IDG’s InfoWorld Releases Enterprise Applications Software Study Findings Companies Make An Investment In ERP And Y2K
SAN MATEO, Calif. (Sept. 2, 1998) — Readers are expected to spend on average 2.6 million dollars in enterprise applications software packages within the next 12 months, according to a study released today by InfoWorld, the enterprise computing newsweekly. The study also revealed that 15 percent of companies’ total 1998 IS budgets are now dedicated to Y2K projects.
Enterprise Resource Planning (ERP) is an information system that integrates all manufacturing and related applications such as Back Office, Front Office and Supply Chain for an entire enterprise.
Survey results examine the top purchase criteria companies look for when selecting enterprise application software. Ranking first among purchase criteria, with 88 percent, was easy to use. Other criteria for purchasing included high ROI, low maintenance schedules for IS to implement.
"Enterprise applications software is becoming an integral part in companies’ business plans and IT budgets," said Wally Palmer, vice president of research at InfoWorld. "The significance placed on this investment is reflected in the fact that other IT projects are determining the need for enterprise applications software. In fact, 28 percent of respondents said Y2K projects would accelerate their enterprise applications software purchases."
InfoWorld readers ranked Senior IS managers, such as CIOs, Vice Presidents and Directors as the number one influencer in determining both the need for and vendors selection of enterprise applications software. InfoWorld’s editorial consistently reaches IS decision makers with in-depth coverage of the top vendors in each area of enterprise computing.
InfoWorld subscribers also have the industry’s highest level of purchase power. According CompPro VI, InfoWorld readers have a higher total average budget than either PC Week or InformationWeek. In fact, primary subscribers to InfoWorld have a total average IT budget of more than $8 million. June 1998 BPA statement
Among the findings
Windows NT has become the dominant platform architecture for enterprise applications software
56 percent of companies implemented financial and asset management programs before other enterprise application packages
75 percent of readers turned to the world wide web for information about enterprise application software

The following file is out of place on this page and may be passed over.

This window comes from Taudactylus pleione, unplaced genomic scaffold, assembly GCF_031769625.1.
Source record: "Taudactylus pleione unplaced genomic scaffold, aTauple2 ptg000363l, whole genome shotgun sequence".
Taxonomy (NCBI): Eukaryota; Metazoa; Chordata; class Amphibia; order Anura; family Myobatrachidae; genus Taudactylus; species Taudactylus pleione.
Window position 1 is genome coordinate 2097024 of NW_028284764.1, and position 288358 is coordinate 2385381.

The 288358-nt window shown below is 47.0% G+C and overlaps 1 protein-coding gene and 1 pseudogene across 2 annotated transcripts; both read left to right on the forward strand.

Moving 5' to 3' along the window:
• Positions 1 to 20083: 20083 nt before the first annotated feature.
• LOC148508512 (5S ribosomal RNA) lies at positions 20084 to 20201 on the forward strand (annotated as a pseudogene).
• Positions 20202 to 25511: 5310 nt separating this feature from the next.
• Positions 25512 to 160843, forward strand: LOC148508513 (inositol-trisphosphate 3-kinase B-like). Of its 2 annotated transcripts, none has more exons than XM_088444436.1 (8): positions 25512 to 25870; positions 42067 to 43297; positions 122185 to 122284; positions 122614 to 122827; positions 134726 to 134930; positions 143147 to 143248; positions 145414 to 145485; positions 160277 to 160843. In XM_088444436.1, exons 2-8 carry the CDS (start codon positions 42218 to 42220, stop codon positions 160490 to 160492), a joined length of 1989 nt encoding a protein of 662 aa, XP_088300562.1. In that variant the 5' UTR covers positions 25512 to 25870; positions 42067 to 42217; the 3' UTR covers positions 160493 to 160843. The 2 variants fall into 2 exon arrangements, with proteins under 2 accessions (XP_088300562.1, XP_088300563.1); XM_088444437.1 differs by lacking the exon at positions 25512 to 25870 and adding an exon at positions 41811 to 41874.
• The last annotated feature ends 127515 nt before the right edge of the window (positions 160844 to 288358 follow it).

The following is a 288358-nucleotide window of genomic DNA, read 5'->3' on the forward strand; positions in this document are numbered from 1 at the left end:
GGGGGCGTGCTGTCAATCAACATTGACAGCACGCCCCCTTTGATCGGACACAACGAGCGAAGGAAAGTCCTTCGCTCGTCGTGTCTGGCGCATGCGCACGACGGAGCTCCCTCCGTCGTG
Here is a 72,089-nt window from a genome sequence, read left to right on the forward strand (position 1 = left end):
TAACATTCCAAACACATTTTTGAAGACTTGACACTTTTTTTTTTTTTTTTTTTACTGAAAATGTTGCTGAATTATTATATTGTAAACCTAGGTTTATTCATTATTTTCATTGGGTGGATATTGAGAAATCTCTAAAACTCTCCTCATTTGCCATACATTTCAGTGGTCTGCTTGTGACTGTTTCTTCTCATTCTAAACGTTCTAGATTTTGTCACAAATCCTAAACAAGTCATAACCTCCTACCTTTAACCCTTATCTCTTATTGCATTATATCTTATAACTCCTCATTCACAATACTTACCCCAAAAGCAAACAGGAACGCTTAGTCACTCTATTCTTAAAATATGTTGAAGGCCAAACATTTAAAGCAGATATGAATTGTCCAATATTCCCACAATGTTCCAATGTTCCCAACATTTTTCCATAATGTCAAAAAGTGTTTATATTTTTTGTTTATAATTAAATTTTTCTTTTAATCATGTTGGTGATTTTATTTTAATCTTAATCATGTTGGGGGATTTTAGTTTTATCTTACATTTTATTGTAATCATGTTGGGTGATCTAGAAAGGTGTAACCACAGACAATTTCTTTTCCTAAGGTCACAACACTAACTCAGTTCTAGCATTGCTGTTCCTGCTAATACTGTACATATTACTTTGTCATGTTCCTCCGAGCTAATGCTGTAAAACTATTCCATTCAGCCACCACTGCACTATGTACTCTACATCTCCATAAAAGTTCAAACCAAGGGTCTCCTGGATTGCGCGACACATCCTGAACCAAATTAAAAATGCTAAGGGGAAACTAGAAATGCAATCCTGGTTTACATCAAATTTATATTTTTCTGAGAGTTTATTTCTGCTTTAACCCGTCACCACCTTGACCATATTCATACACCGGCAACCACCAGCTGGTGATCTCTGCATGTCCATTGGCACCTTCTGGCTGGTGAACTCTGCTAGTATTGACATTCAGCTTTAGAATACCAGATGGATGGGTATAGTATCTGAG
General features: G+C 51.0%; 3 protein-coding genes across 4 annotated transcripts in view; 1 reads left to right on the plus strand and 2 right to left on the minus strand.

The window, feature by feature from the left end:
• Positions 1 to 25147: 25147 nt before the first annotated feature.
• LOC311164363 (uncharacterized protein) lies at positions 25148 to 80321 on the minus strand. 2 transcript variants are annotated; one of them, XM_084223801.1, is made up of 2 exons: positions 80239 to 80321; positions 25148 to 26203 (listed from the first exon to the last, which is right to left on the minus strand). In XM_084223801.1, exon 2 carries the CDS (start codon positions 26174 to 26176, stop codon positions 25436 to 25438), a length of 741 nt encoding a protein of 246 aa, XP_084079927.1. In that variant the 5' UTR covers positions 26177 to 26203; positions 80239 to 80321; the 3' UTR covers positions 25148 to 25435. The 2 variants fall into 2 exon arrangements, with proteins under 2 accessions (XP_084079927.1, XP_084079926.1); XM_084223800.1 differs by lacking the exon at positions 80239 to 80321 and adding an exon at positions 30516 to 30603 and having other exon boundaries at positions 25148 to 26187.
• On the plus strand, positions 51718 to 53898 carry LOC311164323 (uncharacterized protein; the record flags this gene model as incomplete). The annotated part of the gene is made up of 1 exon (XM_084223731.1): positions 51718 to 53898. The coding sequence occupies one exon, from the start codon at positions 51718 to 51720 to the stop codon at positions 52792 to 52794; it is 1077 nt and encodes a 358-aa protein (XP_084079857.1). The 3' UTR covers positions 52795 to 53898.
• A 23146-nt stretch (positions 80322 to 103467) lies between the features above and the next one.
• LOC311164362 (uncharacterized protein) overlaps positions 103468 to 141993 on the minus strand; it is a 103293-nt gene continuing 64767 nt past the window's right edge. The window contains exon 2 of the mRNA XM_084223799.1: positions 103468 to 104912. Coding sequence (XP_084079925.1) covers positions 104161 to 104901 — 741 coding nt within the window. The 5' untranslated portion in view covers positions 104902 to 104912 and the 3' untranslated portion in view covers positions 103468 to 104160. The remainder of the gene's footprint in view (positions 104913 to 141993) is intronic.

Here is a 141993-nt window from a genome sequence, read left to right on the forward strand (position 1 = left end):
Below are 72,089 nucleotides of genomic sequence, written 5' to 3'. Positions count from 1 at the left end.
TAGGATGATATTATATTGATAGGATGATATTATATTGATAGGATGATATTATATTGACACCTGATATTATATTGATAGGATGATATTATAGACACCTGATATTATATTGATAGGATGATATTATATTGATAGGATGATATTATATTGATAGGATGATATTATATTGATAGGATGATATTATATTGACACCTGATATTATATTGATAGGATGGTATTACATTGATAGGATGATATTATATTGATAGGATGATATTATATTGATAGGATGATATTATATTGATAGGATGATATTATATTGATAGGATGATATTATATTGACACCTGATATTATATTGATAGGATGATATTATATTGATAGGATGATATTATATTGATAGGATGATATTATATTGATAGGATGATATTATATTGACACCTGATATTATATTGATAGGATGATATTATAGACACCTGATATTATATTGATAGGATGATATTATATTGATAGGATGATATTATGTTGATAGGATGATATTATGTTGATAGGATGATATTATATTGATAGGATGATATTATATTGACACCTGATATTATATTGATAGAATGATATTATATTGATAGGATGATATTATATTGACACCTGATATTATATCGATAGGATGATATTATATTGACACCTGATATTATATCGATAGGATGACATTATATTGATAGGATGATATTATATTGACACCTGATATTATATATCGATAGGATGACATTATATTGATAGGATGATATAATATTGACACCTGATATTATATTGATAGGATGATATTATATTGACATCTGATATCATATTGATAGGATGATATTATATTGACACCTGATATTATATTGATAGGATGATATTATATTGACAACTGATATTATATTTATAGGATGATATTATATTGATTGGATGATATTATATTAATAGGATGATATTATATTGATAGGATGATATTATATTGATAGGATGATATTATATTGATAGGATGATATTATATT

Respondents represent a wide range of industries, geographic regions, company sizes and educational backgrounds. The survey was conducted via phone with 300 randomly selected InfoWorld subscribers in July. Of the 300 respondents who participated in the survey, 69 percent held IS positions, 25 percent held management positions, 80 percent were from general businesses and 20 percent worked for computer-related companies.
Headquartered in San Mateo, Calif., in the heart of Silicon Valley, InfoWorld Media Group publishes InfoWorld and InfoWorld Electric (www.infoworld.com). InfoWorld, "The Voice of Enterprise Computing," is a newsweekly that focuses on editorial coverage of client/server products and solutions used in corporate enterprises, and has earned a reputation for the timeliness and accuracy of its coverage of the people, technologies, products and companies that make a difference in the IT industry. InfoWorld’s $21 million dollar cross-platform, networked test bed — the InfoWorld Test Center — conducts the industry's most trusted testing of enterprise products.
InfoWorld Media Group also publishes InfoWorld Electric, the leading enterprise computing authority on the Web, which features daily technology news, product reviews, opinions, and interactive discussion forums, along with a weekly e-mail newsletter (the InfoWorld Scoop) and a complete archive of InfoWorld’s print edition.
InfoWorld Media Group is a wholly-owned independent business unit of IDG, the world's leading IT media, research and exposition company. IDG publishes more than 285 computer magazines and newspapers and 500 book titles and offers online users the largest network of technology specific sites around the world through IDG.net (http://www.idg.net), which comprises more than 200 targeted Web sites in 52 countries. IDG is also a leading producer of 110 computer-related expositions worldwide, and provides IT market analysis through 49 offices in 41 countries worldwide. Company information is available at http://www.idg.com.